Bush administration intervenes to block Northwest flight attendants’ strike

At the urging of the Bush administration, a federal judge issued an injunction Friday to block a threatened job action by Northwest Airlines flight attendants. The attendants, who are facing new demands for massive wage cuts and other contract concessions from the airline, which is under the protection of a bankruptcy court, were set to begin a series of walkouts at various locations Friday night.

The ruling countered a decision by the bankruptcy judge, who refused to intervene in the dispute between the US’s fifth largest air carrier and its 8,700 flight attendants.

In temporarily enjoining strike action, US District Judge Victor Marrero said Northwest had made a “persuasive case” and that he needed more time to study the situation. He gave the two sides until August 30 to report back to him on any progress in contract talks, but gave no indication when he might reach a final decision.

Earlier in the week, the Bush administration intervened on the side of management through the United States attorney’s office in New York, which argued that the flight attendants’ union should be blocked from conducting a job action against the imposition of a 40 percent cut in pay and benefits. The airline’s contract terms reduce pay of senior flight attendants from $42,000 to $33,000 and impose a 30 percent increase in hours worked.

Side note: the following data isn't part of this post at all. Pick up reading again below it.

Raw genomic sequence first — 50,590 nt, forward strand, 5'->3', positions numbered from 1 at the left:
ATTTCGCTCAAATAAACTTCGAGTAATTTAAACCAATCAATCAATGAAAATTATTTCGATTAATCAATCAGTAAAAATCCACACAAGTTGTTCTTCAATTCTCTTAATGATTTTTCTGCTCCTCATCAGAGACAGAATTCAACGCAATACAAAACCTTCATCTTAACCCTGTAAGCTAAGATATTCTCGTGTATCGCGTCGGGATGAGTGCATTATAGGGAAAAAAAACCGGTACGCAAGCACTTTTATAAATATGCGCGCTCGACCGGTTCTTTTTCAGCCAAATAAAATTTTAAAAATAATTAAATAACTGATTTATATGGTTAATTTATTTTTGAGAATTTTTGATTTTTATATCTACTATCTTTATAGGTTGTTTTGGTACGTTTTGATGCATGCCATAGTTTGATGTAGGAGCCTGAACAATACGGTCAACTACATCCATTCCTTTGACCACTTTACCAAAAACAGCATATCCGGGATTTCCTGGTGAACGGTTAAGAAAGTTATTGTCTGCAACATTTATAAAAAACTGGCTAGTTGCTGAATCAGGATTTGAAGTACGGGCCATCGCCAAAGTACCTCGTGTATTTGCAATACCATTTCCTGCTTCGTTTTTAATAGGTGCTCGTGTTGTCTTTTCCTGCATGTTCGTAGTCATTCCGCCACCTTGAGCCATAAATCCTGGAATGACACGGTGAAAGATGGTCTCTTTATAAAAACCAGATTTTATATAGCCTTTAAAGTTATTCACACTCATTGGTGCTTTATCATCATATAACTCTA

Northwest imposed its own terms on flight attendants July 31 after getting the bankruptcy court to void the old contract.

Concessions already negotiated with Northwest pilots and ground crews are contingent on the acceptance of similar cuts by all bargaining units. The flight attendants are the only group of workers at Northwest yet to ratify. Their successful defiance would void contracts containing hundreds of millions in concessions with the other unions. The company is seeking $1.4 billion in overall cuts from its unions, including $195 million from flight attendants.

Following the court ruling, one flight attendant said, “When does it end? When does the company have to negotiate? Now they can do whatever they want.”

Following the ruling, a spokesman for the Association of Flight Attendants (AFA) said the union had suspended its plans for work stoppages beginning August 25, a strategy it calls CHAOS (Create Havoc Around Our System). Northwest has pledged to use supervisory staff to replace cabin crews in the event of isolated walkouts.

Flight attendants expressed the fear that the airlines are attempting to turn their jobs into short-term, high-turnover positions, similar to the conditions that existed in an earlier era, when flight attendants had to sign an agreement to leave at age 32.

Increasing the anger of Northwest workers is the fact that the company was profitable in the second quarter of 2006 and is expected to make money in the current quarter.

Flight attendants have twice voted to reject the concessions demanded by Northwest. They voted down the cuts by an 80 percent margin in June. In July, Northwest flight attendants voted out their previous union, the Professional Flight Attendants Association (PFAA) and joined the AFA. Two weeks later, the AFA accepted a concessions package virtually identical to the one negotiated by the PFAA. Flight attendants voted down the renegotiated agreement by a 55 percent margin.